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5 Ways Heathens Can Celebrate the Summer Solstice

5 Ways Heathens Can Celebrate the Summer Solstice

Ah, it’s already June again, which means we’re almost at Summer Solstice.  Saturday, June 20th is the solstice, which marks the longest day of the year. This is the time when we celebrate the spring and summer gods and goddesses such as Freyr, Freyja, Baldr, Thor, and Sif, as well as Sunna. Here are five ways you can enjoy the solstice, even though you may still have to be careful with COVID-19.

Get Up and Greet the Sunrise

Okay, this is for those early birds who can get up and greet the new day. Or, for those of us who are night owls, who stay up long enough to see dawn break.  The rest of you mere mortals will probably be a bit bleary-eyed for this. Even so, prepare a blot and offer it to Sunna, the wights, the ancestors, and to the gods and goddesses of summer.

Leave Summer Solstice Offerings to the Gods and Wights at Your Outdoor Altar

Thank the gods and goddesses for another year, and leave them offerings for good harvests and health. Don’t forget the wights and the ancestors either, especially when it comes to good harvests on the summer solstice. The local wights are said to make the difference between a good harvest and a bad one. So, even if you’re agnostic about wights, like I am, err on the part of superstition and offer them something. Don’t have an outdoor altar? Use this day to make one now! Follow this link for how to create an easy-to-make outdoor altar.

Do Something Outdoorsy

The best way to celebrate the summer solstice is to get outdoors and do something that helps you enjoy the long daylight. This includes simple things like taking a walk, going hiking, going fishing, or doing some type of activity that involves getting outdoors. With COVID-19, remember to keep your distance from people who are not in your household, and to wear masks if you’re heading somewhere people are present.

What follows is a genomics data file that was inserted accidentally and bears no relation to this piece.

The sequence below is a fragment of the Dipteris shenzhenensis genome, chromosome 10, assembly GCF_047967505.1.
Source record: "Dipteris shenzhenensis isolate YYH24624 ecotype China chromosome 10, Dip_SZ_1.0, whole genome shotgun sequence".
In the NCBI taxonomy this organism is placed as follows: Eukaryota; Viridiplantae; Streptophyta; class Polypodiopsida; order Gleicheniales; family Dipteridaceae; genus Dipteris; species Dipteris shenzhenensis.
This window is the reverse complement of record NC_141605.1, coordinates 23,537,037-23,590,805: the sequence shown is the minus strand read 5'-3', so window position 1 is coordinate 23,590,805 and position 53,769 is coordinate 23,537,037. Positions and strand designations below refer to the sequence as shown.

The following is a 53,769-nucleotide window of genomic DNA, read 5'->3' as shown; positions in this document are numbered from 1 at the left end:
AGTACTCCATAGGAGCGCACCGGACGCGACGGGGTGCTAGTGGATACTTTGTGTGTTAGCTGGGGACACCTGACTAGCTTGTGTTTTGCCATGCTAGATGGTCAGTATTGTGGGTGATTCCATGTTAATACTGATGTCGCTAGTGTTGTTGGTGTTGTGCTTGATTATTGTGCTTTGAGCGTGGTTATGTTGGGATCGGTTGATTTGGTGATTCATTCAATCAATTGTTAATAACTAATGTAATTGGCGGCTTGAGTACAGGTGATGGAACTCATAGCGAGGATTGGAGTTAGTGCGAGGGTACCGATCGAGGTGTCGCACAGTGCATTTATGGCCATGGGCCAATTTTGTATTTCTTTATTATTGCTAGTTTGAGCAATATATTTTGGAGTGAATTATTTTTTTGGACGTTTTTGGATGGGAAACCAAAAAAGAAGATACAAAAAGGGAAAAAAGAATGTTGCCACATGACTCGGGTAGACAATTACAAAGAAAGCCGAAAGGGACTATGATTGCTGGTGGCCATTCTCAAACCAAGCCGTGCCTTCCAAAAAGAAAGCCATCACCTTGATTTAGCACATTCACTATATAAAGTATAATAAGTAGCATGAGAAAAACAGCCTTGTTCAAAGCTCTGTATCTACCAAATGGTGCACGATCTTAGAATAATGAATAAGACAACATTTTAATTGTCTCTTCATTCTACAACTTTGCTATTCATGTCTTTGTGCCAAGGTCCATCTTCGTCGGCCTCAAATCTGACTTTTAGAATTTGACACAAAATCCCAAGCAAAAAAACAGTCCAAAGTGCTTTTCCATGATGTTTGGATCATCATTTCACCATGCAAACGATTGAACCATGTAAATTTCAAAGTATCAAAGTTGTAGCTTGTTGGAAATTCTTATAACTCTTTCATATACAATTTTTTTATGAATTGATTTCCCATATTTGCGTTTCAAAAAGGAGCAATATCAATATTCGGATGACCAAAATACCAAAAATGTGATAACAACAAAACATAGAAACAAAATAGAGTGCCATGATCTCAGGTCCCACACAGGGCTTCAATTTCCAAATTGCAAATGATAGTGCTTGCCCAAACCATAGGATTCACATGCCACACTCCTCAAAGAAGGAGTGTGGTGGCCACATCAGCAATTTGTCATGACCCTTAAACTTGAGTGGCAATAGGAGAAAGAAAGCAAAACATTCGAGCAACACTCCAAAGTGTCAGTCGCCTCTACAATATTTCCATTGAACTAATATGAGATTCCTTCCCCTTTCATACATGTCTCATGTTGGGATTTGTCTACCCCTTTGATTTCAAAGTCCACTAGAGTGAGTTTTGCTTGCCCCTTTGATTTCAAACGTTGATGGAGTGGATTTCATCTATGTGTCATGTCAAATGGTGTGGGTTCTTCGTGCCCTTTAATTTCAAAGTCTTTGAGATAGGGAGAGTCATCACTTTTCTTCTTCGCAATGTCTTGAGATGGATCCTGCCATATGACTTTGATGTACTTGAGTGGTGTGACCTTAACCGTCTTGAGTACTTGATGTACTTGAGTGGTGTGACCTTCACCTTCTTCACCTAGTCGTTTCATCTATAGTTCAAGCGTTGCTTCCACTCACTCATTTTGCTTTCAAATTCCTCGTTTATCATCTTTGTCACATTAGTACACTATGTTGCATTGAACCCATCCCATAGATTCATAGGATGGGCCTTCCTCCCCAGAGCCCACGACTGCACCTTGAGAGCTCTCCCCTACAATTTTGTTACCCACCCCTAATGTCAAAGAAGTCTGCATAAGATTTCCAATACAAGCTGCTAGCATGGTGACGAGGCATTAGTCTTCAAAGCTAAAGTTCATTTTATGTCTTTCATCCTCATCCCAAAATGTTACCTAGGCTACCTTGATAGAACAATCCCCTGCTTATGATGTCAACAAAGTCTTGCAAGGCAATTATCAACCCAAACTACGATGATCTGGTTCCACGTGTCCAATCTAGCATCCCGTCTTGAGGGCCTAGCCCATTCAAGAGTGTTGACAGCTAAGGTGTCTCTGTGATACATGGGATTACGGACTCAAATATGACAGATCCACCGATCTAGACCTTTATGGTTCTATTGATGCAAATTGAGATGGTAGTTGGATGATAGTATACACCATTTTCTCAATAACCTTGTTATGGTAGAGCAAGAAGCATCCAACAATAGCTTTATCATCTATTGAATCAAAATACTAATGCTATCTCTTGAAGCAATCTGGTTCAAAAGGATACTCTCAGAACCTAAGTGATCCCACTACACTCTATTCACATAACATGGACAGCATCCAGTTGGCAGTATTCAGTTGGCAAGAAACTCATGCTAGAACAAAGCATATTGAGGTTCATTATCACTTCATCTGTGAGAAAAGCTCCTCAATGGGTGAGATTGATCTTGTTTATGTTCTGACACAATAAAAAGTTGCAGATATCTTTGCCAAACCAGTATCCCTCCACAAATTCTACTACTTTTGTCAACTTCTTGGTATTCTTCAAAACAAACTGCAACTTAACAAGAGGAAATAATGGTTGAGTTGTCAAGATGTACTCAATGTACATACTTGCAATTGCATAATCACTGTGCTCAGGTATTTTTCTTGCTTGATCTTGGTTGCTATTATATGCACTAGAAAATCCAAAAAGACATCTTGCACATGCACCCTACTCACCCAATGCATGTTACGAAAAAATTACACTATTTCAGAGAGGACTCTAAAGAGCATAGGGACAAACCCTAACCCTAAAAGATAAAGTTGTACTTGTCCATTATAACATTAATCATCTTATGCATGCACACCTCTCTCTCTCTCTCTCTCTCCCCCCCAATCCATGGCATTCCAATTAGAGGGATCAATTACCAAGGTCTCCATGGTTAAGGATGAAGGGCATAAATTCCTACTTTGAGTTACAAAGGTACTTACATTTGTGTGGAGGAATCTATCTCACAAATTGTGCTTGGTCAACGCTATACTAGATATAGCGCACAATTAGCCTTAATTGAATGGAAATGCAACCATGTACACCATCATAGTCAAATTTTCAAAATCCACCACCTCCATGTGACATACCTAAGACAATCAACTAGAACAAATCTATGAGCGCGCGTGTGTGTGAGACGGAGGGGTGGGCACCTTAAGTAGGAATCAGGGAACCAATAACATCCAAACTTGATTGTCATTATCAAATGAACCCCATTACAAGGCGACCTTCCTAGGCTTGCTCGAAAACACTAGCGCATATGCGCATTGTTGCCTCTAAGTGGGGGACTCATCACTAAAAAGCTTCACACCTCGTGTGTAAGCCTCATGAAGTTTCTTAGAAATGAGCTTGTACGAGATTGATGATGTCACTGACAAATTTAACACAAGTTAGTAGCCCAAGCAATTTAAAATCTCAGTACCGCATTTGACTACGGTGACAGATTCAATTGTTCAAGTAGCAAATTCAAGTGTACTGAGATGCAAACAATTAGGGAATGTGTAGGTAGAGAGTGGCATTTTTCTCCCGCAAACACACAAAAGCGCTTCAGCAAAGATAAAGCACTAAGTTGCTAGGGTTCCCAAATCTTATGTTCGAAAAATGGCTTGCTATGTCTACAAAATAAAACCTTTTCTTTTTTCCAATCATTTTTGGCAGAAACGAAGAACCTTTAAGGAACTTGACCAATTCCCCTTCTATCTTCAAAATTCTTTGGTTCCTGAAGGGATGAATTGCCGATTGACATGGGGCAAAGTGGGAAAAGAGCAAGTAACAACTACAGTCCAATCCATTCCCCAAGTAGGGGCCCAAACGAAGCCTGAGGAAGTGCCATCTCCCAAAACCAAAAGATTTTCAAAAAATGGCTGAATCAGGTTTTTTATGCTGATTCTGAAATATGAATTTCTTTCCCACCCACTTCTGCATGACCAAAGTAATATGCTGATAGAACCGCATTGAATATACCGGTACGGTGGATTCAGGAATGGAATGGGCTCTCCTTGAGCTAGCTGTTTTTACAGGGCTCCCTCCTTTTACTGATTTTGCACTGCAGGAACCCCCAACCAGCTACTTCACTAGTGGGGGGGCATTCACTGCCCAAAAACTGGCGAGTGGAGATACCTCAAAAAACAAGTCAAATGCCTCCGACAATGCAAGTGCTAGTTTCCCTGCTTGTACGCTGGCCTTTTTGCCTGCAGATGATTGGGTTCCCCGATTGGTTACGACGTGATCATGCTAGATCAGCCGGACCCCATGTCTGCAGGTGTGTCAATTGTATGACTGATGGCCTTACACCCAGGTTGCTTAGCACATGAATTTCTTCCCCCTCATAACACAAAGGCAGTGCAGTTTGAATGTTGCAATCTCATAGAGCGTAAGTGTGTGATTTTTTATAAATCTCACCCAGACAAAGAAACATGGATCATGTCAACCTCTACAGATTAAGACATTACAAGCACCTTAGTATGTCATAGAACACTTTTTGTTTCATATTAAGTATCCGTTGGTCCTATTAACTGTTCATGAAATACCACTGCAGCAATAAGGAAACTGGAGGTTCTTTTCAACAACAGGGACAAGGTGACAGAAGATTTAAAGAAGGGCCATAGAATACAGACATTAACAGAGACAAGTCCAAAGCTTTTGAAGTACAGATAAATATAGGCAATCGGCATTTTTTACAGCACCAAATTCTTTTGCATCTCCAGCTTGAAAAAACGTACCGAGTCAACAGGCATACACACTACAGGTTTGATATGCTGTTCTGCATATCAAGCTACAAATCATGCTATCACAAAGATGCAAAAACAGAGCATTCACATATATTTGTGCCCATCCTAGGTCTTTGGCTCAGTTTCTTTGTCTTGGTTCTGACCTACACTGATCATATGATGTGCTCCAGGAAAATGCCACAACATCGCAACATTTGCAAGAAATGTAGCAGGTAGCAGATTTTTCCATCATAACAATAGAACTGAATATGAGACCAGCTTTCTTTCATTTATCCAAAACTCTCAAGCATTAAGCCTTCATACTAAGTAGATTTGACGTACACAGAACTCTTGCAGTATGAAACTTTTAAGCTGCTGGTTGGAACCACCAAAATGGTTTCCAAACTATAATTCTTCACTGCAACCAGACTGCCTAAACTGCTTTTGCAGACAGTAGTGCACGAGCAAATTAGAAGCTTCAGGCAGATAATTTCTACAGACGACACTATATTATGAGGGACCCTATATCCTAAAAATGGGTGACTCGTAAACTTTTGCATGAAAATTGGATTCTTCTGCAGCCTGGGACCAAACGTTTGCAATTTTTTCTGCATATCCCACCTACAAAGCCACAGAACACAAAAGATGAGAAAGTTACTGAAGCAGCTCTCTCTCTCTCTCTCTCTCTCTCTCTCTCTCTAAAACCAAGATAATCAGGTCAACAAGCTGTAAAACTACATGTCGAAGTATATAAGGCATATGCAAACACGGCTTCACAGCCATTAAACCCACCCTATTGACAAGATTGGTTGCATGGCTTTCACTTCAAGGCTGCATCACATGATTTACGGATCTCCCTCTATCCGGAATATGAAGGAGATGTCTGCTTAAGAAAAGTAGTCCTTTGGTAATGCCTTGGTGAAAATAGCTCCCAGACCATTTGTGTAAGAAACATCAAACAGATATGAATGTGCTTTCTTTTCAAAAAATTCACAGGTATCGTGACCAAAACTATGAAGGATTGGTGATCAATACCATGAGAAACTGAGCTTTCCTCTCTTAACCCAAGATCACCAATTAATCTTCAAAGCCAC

Sorry to be a killjoy about it, but we’re still in the midst of a pandemic. So, go outside, but do so responsibly.

Hold a Pork Feast for Your Family

Plan on preparing pork for your dinner on the summer solstice, whether it is pork chops, a pork roast, or even a ham. Pigs are special to Freyr, so having pork is a good way to celebrate the god.  So, crack open that bottle of mead and offer a toast to the gods, along with those who live with you to Sunna, Baldr, Freyja, and Freyr.

Tend to Your Garden

You do have a garden, don’t you? Even if it’s only a few herb pots or flowers, give them extra care today. Summer solstice is the longest day of the year when photosynthesis is at its peak due to all that sun. Even if it’s cloudy, the daylight provides extra time for growth.

I hope I’ve given you some cool ideas for this solstice. Let me know what you’re planning on doing for the summer solstice in the comments.

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Thoughts on the Summer Solstice

Thoughts on the Summer Solstice